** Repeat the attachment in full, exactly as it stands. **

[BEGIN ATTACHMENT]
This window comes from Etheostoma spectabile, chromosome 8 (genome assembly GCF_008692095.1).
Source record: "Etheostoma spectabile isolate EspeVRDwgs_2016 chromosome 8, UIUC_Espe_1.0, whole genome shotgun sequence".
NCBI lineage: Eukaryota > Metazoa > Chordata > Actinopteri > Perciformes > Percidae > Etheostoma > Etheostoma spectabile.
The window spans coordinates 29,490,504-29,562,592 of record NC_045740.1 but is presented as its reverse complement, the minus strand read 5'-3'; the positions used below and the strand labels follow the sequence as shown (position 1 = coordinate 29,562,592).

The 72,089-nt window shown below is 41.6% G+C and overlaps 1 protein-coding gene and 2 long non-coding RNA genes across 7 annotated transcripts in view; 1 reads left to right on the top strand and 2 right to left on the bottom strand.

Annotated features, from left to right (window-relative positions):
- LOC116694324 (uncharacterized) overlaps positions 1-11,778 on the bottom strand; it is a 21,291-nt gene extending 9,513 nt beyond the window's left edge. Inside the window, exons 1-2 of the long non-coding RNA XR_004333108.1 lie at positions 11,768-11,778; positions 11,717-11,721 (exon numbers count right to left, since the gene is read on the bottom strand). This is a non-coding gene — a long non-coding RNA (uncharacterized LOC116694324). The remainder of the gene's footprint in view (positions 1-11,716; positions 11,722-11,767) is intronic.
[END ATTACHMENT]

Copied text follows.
This window comes from Etheostoma spectabile, chromosome 8 (genome assembly GCF_008692095.1).
Source record: "Etheostoma spectabile isolate EspeVRDwgs_2016 chromosome 8, UIUC_Espe_1.0, whole genome shotgun sequence".
NCBI lineage: Eukaryota > Metazoa > Chordata > Actinopteri > Perciformes > Percidae > Etheostoma > Etheostoma spectabile.
The window spans coordinates 29,490,504-29,562,592 of record NC_045740.1 but is presented as its reverse complement, the minus strand read 5'-3'; the positions used below and the strand labels follow the sequence as shown (position 1 = coordinate 29,562,592).

The 72,089-nt window shown below is 41.6% G+C and overlaps 1 protein-coding gene and 2 long non-coding RNA genes across 7 annotated transcripts in view; 1 reads left to right on the top strand and 2 right to left on the bottom strand.

Annotated features, from left to right (window-relative positions):
- LOC116694324 (uncharacterized) overlaps positions 1-11,778 on the bottom strand; it is a 21,291-nt gene extending 9,513 nt beyond the window's left edge. Inside the window, exons 1-2 of the long non-coding RNA XR_004333108.1 lie at positions 11,768-11,778; positions 11,717-11,721 (exon numbers count right to left, since the gene is read on the bottom strand). This is a non-coding gene — a long non-coding RNA (uncharacterized LOC116694324). The remainder of the gene's footprint in view (positions 1-11,716; positions 11,722-11,767) is intronic.